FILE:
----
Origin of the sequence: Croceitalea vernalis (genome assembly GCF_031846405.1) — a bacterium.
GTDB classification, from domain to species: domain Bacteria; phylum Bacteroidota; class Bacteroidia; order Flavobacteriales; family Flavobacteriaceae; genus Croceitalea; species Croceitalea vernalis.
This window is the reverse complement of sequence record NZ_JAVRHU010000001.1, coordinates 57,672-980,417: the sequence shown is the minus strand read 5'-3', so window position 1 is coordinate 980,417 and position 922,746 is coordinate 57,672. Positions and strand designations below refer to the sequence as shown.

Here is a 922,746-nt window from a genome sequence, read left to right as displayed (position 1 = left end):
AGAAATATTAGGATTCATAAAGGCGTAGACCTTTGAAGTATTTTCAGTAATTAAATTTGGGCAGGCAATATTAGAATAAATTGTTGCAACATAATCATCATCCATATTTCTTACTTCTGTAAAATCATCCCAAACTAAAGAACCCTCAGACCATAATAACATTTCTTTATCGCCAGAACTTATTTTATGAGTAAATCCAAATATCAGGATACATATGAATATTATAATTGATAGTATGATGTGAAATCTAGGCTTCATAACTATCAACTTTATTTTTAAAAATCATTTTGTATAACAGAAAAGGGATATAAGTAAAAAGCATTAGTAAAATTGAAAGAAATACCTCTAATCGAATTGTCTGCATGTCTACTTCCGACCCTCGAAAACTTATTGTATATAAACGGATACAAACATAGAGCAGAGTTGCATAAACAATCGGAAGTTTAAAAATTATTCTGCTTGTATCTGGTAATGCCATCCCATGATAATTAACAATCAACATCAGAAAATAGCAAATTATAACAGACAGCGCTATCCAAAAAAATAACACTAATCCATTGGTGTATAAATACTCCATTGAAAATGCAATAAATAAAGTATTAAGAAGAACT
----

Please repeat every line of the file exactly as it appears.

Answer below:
Origin of the sequence: Croceitalea vernalis (genome assembly GCF_031846405.1) — a bacterium.
GTDB classification, from domain to species: domain Bacteria; phylum Bacteroidota; class Bacteroidia; order Flavobacteriales; family Flavobacteriaceae; genus Croceitalea; species Croceitalea vernalis.
This window is the reverse complement of sequence record NZ_JAVRHU010000001.1, coordinates 57,672-980,417: the sequence shown is the minus strand read 5'-3', so window position 1 is coordinate 980,417 and position 922,746 is coordinate 57,672. Positions and strand designations below refer to the sequence as shown.

Here is a 922,746-nt window from a genome sequence, read left to right as displayed (position 1 = left end):
AGAAATATTAGGATTCATAAAGGCGTAGACCTTTGAAGTATTTTCAGTAATTAAATTTGGGCAGGCAATATTAGAATAAATTGTTGCAACATAATCATCATCCATATTTCTTACTTCTGTAAAATCATCCCAAACTAAAGAACCCTCAGACCATAATAACATTTCTTTATCGCCAGAACTTATTTTATGAGTAAATCCAAATATCAGGATACATATGAATATTATAATTGATAGTATGATGTGAAATCTAGGCTTCATAACTATCAACTTTATTTTTAAAAATCATTTTGTATAACAGAAAAGGGATATAAGTAAAAAGCATTAGTAAAATTGAAAGAAATACCTCTAATCGAATTGTCTGCATGTCTACTTCCGACCCTCGAAAACTTATTGTATATAAACGGATACAAACATAGAGCAGAGTTGCATAAACAATCGGAAGTTTAAAAATTATTCTGCTTGTATCTGGTAATGCCATCCCATGATAATTAACAATCAACATCAGAAAATAGCAAATTATAACAGACAGCGCTATCCAAAAAAATAACACTAATCCATTGGTGTATAAATACTCCATTGAAAATGCAATAAATAAAGTATTAAGAAGAACT